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Proposed change to inheritance laws could see end to cohabitee claims

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Last week, the Government revealed proposed plans to change the inheritance rules, so that cohabiting couples may have the right to inherit from each other’s estates, if they die without making a Will.

The current rules, called the ‘intestacy rules’ provide that if you are married, or have a civil partnership, you may be able to inherit from your partner’s estate if they do not leave a Will.  However, there is no provision in the current rules for cohabitees to inherit.  This frequently leads to claims being brought by the surviving partner, for ‘reasonable financial provision’ from their partner’s estate.  These claims are brought under the Inheritance (Provision for Family and Dependants) Act 1975, and can often take a long time, and a lot of money, to resolve.

The proposed reforms come just weeks after the Office for National Statistics announced figures that show that less than half of the adult population in England and Wales are now married, and the marriage rate has reduced significantly over the past 30 years.  It would appear that the modern way of cohabiting, rather than marrying, is preferred by many couples.  However, those couples do not always realise what could happen if one of them dies, and they have not made a Will.

Under the proposals, cohabitees would be entitled to a right to inherit something from the estate of their partner, providing that they have lived together, as man and wife, for a minimum of five years if there are no children, or for a minimum of two years, if they did have children.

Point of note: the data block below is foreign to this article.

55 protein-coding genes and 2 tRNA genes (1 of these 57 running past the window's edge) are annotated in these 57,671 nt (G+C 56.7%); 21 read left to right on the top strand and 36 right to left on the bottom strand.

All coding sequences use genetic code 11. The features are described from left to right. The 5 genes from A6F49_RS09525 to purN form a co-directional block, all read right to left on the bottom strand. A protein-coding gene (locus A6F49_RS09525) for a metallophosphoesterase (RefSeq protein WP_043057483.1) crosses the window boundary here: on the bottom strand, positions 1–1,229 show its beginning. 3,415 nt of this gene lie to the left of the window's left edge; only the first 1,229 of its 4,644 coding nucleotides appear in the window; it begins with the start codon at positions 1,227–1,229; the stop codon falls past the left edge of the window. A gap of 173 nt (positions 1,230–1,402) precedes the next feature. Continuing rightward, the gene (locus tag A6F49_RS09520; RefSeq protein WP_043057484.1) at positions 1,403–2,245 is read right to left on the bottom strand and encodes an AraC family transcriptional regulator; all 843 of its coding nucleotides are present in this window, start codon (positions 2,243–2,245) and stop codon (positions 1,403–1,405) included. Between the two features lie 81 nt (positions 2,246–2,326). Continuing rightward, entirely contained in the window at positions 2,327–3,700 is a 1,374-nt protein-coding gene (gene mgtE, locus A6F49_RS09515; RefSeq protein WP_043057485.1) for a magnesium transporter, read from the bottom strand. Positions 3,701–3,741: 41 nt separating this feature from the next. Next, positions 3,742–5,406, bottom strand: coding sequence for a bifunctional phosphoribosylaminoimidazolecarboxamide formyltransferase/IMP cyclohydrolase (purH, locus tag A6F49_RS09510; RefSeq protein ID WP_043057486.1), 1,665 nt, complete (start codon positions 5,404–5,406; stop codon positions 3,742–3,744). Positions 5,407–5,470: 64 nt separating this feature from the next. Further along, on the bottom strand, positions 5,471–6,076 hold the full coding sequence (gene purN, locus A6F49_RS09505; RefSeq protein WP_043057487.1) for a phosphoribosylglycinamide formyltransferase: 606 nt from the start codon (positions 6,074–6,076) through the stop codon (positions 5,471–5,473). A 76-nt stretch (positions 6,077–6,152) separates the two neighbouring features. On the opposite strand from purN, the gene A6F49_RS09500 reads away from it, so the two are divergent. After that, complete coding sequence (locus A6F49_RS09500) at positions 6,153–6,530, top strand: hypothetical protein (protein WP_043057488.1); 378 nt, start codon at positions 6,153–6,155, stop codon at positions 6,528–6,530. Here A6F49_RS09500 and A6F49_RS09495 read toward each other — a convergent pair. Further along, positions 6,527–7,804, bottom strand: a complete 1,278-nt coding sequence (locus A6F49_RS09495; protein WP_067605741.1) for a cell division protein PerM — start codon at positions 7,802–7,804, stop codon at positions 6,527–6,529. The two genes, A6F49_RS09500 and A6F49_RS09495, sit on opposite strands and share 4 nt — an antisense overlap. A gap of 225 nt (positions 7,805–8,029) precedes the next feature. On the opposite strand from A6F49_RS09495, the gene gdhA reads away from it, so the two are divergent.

Some critics have said that the proposals seek to ‘undermine the institution of marriage’.  However, I disagree.  Anyone who has cohabited as man and wife, for a minimum of two years, can already bring a claim under the Inheritance Act, for financial provisions.  The reforms just seek to avoid those claims being brought, and give clarity to couples who cohabit.

As a solicitor specialising in these kinds of claims, I frequently act for people who have no choice but to bring cohabitee claims against their partner’s estate.  Whilst the majority of these cases settle before a final trial, they still increase tension amongst families, and can take a long time, and a lot of legal costs, which could be avoided.  If the proposals are implemented, these claims may not need to be brought.

However, until these proposed reforms are made law, couples are still largely unprotected, and may still have to rely on a claim being issued, to have any provision from their partner’s estate.  It is important to seek legal advice quickly if you think that you may have a claim, as the time limits for bringing claims under the Act are very short. 

If you think you may have a claim against your partner’s estate, then contact our specialist litigation team who deal with Inheritance Disputes on 01616 966 229, or by email at consumer@stephensons.co.uk.  If you are of limited financial means, you may even be entitled to Legal Aid, and we can advise you of this quickly over the phone.  We also offer a range of other funding options, if you are not eligible.

I would also strongly advise people to make a Will, in particular if you are an unmarried couple.  For a relatively inexpensive amount now, it can save your estate hundreds, if not thousands of pounds, in the future.  If you wish to enquire about making a Will, please contact our probate team on 01616 966 229, or use our online enquiry form.

By contesting wills solicitor, Heather Korwin-Szymanowska